Skyline XTC 50k

The Club Fat Ass Skyline XTC 50k is a tough way to notch another ultra. The post-race wrap-up is even tougher!

Last Saturday, Tim, Dario and I joined a couple dozen other Fat Asses on the North Shore for the Skyline XTC. Not an easy 50k route, Skyline XTC is a T-shaped out-and-back route which combines climbing, technical trails, climbing, non-technical trails, climbing and even a taste of asphalt up and down Nancy Greene Way. There’s also a lot of climbing. With the Scorched Sole 50-miler a couple of weeks away, a tough 50k probably wasn’t what my body needed, but I was lacking trail miles and the event gave me a good opportunity to try out a few things before heading to Kelowna.

Like all Club Fat Ass events, the run itself isn’t really a race, but that doesn’t mean it can’t get a little competitive. Tim seemed especially frisky and Dario never shys away from a little bad behaviour. After running the opening Mosquito Creek stretch with Ean Jackson, Bill Dagg, Des Mott, Dave Crerar, Sadie the Ultra Dog and her boy, Scott, the three of us were soon on our own.

Going into XTC, I’d been nagged by pain in my upper left hamstring, the occasional pain and stiffness in my arthritic right hip which seems to affect my upper right hamstring as well, and the odd flare-up in my right achilles. In addition to testing my existing problems, XTC offered up the perfect setting for a dance party for misfiring muscles in my legs. Starting with twitches in my right calf, the fun moved on to a crazy inner right thigh cramp that ran from just behind my knee up almost to my groin (my Anatomy Coloring Book suggests that it is my sartorius). The butt/hamstring problems in both legs may have hindered my push-off up hills since I spent a lot of the climbs relegated to the back seat behind Dario and Tim. One bright spot was that despite 50k worth of pounding, my right hip felt surprisingly good.

Most of the run is under cover of trees, but it felt muggier than usual, and by the time we hit the base of Grouse and the Powerline section on the return trip, the sun was high and hot. Between sweat and dew from the shoulder-high vegetation on the ‘Dog-Leg’ section of the route, I was drenched early and on the verge of losing my bandaids so I took off my shirt and ended up chafing the crap out of my lower back as the Camelbak tapped out a funky beat hour after hour. Chafed back vs shredded nipples? Not such a tough call if you ask me.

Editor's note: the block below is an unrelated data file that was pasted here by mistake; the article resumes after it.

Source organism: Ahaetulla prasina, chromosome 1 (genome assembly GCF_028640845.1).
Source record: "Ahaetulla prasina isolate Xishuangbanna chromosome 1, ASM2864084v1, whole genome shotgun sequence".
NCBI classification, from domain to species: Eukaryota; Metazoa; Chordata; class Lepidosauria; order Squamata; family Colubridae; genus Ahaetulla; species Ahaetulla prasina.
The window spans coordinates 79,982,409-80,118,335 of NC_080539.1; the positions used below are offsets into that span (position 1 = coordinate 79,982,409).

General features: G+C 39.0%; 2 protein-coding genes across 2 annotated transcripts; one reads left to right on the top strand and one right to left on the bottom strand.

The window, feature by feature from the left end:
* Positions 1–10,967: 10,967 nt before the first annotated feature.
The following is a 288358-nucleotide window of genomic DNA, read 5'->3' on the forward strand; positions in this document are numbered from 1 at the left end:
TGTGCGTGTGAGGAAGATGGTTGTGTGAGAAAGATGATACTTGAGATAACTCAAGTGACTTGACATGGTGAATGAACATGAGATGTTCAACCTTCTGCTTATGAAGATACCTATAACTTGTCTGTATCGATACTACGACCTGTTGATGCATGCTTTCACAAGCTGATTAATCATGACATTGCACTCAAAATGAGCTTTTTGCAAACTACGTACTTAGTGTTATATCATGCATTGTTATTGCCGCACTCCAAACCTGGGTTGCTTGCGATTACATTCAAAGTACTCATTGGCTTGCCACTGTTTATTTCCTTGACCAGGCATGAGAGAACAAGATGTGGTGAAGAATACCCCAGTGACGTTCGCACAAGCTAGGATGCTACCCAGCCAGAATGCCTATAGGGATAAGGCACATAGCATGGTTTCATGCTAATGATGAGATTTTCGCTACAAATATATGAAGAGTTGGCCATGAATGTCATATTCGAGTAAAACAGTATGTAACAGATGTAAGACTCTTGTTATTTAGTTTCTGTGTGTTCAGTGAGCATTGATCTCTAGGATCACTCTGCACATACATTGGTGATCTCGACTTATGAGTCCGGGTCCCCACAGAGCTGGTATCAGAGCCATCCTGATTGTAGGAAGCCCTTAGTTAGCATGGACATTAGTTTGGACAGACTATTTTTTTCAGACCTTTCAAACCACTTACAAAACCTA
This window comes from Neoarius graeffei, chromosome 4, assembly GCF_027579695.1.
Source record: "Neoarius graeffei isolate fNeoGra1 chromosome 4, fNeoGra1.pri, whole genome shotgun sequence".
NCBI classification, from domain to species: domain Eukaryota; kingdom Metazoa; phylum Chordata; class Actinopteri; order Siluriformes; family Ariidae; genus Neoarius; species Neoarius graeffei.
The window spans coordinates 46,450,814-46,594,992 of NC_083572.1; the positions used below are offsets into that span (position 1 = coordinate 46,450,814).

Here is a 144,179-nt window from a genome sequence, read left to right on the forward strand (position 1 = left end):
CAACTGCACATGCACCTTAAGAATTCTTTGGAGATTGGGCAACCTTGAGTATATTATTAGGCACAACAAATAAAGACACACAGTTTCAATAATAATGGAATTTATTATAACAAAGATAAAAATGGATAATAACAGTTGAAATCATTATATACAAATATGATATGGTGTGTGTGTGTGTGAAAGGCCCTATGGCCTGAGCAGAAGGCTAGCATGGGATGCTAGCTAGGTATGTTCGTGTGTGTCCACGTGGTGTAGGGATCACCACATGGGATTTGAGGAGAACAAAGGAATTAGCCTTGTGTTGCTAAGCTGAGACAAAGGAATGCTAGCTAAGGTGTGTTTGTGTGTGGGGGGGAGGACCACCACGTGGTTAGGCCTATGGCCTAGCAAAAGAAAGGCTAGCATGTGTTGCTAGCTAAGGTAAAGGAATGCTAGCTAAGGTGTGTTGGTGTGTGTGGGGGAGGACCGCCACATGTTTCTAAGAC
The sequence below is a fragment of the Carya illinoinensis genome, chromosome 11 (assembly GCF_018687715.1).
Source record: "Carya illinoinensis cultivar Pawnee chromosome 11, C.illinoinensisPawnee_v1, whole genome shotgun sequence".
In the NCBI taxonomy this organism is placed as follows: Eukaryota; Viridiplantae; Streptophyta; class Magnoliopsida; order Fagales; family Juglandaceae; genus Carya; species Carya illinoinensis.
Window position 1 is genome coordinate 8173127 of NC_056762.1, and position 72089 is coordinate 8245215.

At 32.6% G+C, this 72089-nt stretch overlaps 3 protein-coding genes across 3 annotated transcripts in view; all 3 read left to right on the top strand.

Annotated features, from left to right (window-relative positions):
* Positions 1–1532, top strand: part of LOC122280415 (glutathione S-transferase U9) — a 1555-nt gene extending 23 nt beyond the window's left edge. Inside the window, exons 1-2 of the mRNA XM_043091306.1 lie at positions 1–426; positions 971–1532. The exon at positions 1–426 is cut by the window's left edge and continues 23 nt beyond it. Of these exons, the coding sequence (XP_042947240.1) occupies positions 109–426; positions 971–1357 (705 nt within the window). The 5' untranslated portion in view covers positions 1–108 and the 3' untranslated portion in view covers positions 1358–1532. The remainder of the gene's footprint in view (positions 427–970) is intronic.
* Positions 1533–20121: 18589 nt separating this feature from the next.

It’s true what Frank Shorter says about runners forgetting their last marathon before they can prepare for the next one, because clearly it’s been long enough since Chuckanut that I had forgotten what trail ultras are supposed to feel like. No offence to the marathon, but my body has never come close to the kind of inner struggle I often face over longer distances on dirt, roots, and rocks. Skyline XTC was a useful reminder of the kinds of challenges I can expect during a trail ultra, but it also gave me a glimpse of what else is out there since it was a tougher course than any 50k I’d ever run.

XTC allowed me to work on some fuelling and hydration strategies and finally try out my Montrail Mountain Masochists on a real run. They felt good and surprised me how quickly they drained through the wet and muddy sections on the long out-and-back on the Skyline Trail in West Van. I thought they might end up like bricks after some of that muck, but they shed it quickly.

Dario was slowed with quad cramps in Capilano Canyon, so Tim and I finished together. It would have been a fitting ending to a great day on the trails, but the real fun was just beginning. Tim wasn’t feeling that great when we headed into the William Griffin Community Centre to change. Probably not the wisest thing to do, we hit the hot tub for a bit and then caught a ride to Moquito Creek Grill for the post-event wrap-up. We had some food and a beverage and after event host, Ean Jackson, handed out door prizes, Tim got up to stretch a cramp and then crumpled lifelessly to the floor. It seemed like he was out for 15-20 seconds, but it was probably more like ten. It was pretty scary. Luckily Tim went straight down and didn’t hit his head on the tables on the way. Ean’s wife Sibylle was quick to get to Tim and called out for someone to dial 911. Tim was back a little after that, with a smile on his face. “What’s going on? What did I do?” Seeing that smile was a huge relief. As if that wasn’t exciting enough, Tim got his first ever ambulance ride and spent a few hours with an IV at Lions Gate Hospital. His wife Maureen was thrilled.

Click here for full results of the 2010 Skyline XTC